Tarot of the Masters. And, I believe it's based on a painting by Degas, proving I'm not totally unaware of these Old Masters :)
Here, on the Two of Coins (Pentacles), we have a ballerina on stage, doing an attitude with her left leg. Both her arms are held up in what looks like second position (though it could be fourth), and her head is tossed back nonchalantly. Can you tell I know more about ballet than I do about art? ;) In the background are two more figures, a male and female, who both appear to be in evening dress. They are standing in what may be the wings, either that or they're all on a beach, which seems rather unlikely. As though floating in the air, we see two coins, one above each of the ballerina's outstretched arms.
For me, the ballerina is a great image for this card. She is balancing in her pose, one leg back behind her in the air. She also reaches out in opposite directions, as though pulled towards each of the coins. All the elements, then, of balance and physicality that you would expect. And yet, there's more, as she achieves this balancing act with grace and poise, making it look easy. That takes a lot of practice, and focus!
Referring to this archetype in The Soul's Journey, James talks about balancing the mundane and the spiritual aspects of life, on which he says: "In order to find a balance between those two, we choose which is truly important to us and then give more weight to that one." He also points out that not making a choice is, by default, choosing the material plane, given the way we are shaped by the culture around us. And, as in the Zen proverb: "Before enlightenment, chop wood, carry water. After enlightenment, chop wood, carry water," he also reminds us that: "Although we may do the same old things when enlightened, we will do them... compassionately and mindfully, and we will be fully engaged in them." Bringing absolute engagement, then, to a physical experience like dancing, is a way of making it a spiritual experience.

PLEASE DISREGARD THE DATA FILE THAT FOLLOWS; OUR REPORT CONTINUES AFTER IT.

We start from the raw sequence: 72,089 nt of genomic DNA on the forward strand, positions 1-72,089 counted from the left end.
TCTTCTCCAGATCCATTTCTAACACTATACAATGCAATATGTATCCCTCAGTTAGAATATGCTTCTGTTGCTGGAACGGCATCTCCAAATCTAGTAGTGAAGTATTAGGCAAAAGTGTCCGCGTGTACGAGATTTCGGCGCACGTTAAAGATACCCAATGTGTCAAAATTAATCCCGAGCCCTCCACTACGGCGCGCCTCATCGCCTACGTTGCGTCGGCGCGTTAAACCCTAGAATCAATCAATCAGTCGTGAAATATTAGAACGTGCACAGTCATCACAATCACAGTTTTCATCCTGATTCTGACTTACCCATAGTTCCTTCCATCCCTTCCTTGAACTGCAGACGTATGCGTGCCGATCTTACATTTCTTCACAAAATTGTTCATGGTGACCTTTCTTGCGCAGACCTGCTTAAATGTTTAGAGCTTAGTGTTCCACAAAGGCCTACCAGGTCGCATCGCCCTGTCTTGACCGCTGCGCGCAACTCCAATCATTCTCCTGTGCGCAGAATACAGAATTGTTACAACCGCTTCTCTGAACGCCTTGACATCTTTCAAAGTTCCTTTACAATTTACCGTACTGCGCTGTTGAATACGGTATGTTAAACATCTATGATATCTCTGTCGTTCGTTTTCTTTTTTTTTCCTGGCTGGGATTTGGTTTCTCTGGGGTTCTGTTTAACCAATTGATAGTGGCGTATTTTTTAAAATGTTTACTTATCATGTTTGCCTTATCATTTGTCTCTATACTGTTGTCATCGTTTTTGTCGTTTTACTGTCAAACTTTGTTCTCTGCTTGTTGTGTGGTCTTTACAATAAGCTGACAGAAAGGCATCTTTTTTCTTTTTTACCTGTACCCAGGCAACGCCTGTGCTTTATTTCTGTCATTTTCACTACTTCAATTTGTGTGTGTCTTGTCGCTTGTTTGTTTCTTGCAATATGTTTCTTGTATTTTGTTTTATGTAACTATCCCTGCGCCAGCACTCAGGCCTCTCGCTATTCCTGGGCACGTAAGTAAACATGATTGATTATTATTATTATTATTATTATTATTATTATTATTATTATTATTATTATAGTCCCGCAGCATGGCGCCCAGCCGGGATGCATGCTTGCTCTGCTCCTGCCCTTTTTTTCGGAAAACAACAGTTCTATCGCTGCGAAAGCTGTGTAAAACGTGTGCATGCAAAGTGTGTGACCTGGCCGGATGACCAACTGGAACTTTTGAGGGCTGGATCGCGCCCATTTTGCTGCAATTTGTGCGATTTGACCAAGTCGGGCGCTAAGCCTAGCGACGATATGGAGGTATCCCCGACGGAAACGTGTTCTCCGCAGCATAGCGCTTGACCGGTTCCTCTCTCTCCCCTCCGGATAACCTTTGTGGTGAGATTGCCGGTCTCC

At a basic level, I could take this card as a recommendation to do a ballet practice today. Yet, I also see it questioning the way I choose to balance different aspects of my life: work and home; energy I give to my living child or the one yet to be born; time I give to myself or others. Theoretically, I could give time to others, with an engagement that makes of it time I give to myself. Still, I don't think I've achieved that degree of enlightenment yet...
I am grateful for the reminder to be present in whatever I choose to do.